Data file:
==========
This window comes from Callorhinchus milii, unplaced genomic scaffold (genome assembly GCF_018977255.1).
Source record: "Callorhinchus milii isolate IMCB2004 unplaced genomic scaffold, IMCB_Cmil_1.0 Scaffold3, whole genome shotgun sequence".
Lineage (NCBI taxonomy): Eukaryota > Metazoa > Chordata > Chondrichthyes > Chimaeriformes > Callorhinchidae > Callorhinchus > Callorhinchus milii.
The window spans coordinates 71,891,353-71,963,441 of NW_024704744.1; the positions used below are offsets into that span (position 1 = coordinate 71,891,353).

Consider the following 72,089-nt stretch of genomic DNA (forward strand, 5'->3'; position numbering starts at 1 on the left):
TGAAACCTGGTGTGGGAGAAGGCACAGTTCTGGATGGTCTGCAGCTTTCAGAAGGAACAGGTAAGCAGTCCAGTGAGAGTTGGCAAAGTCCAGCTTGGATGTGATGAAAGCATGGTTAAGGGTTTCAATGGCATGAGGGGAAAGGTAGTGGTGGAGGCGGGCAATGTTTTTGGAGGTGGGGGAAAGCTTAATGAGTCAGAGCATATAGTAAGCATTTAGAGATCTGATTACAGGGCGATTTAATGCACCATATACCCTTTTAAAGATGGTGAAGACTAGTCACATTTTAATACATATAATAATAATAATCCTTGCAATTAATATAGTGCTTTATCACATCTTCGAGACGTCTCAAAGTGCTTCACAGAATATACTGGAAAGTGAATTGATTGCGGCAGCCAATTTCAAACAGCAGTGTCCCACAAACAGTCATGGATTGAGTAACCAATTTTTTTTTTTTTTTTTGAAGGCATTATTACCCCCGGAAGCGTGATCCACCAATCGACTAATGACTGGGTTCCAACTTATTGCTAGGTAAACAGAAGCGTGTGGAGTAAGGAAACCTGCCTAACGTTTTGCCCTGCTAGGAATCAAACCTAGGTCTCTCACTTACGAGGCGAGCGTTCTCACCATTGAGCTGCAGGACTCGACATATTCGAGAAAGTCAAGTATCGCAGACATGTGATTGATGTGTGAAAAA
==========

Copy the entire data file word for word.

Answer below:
This window comes from Callorhinchus milii, unplaced genomic scaffold (genome assembly GCF_018977255.1).
Source record: "Callorhinchus milii isolate IMCB2004 unplaced genomic scaffold, IMCB_Cmil_1.0 Scaffold3, whole genome shotgun sequence".
Lineage (NCBI taxonomy): Eukaryota > Metazoa > Chordata > Chondrichthyes > Chimaeriformes > Callorhinchidae > Callorhinchus > Callorhinchus milii.
The window spans coordinates 71,891,353-71,963,441 of NW_024704744.1; the positions used below are offsets into that span (position 1 = coordinate 71,891,353).

Consider the following 72,089-nt stretch of genomic DNA (forward strand, 5'->3'; position numbering starts at 1 on the left):
TGAAACCTGGTGTGGGAGAAGGCACAGTTCTGGATGGTCTGCAGCTTTCAGAAGGAACAGGTAAGCAGTCCAGTGAGAGTTGGCAAAGTCCAGCTTGGATGTGATGAAAGCATGGTTAAGGGTTTCAATGGCATGAGGGGAAAGGTAGTGGTGGAGGCGGGCAATGTTTTTGGAGGTGGGGGAAAGCTTAATGAGTCAGAGCATATAGTAAGCATTTAGAGATCTGATTACAGGGCGATTTAATGCACCATATACCCTTTTAAAGATGGTGAAGACTAGTCACATTTTAATACATATAATAATAATAATCCTTGCAATTAATATAGTGCTTTATCACATCTTCGAGACGTCTCAAAGTGCTTCACAGAATATACTGGAAAGTGAATTGATTGCGGCAGCCAATTTCAAACAGCAGTGTCCCACAAACAGTCATGGATTGAGTAACCAATTTTTTTTTTTTTTTTTGAAGGCATTATTACCCCCGGAAGCGTGATCCACCAATCGACTAATGACTGGGTTCCAACTTATTGCTAGGTAAACAGAAGCGTGTGGAGTAAGGAAACCTGCCTAACGTTTTGCCCTGCTAGGAATCAAACCTAGGTCTCTCACTTACGAGGCGAGCGTTCTCACCATTGAGCTGCAGGACTCGACATATTCGAGAAAGTCAAGTATCGCAGACATGTGATTGATGTGTGAAAAA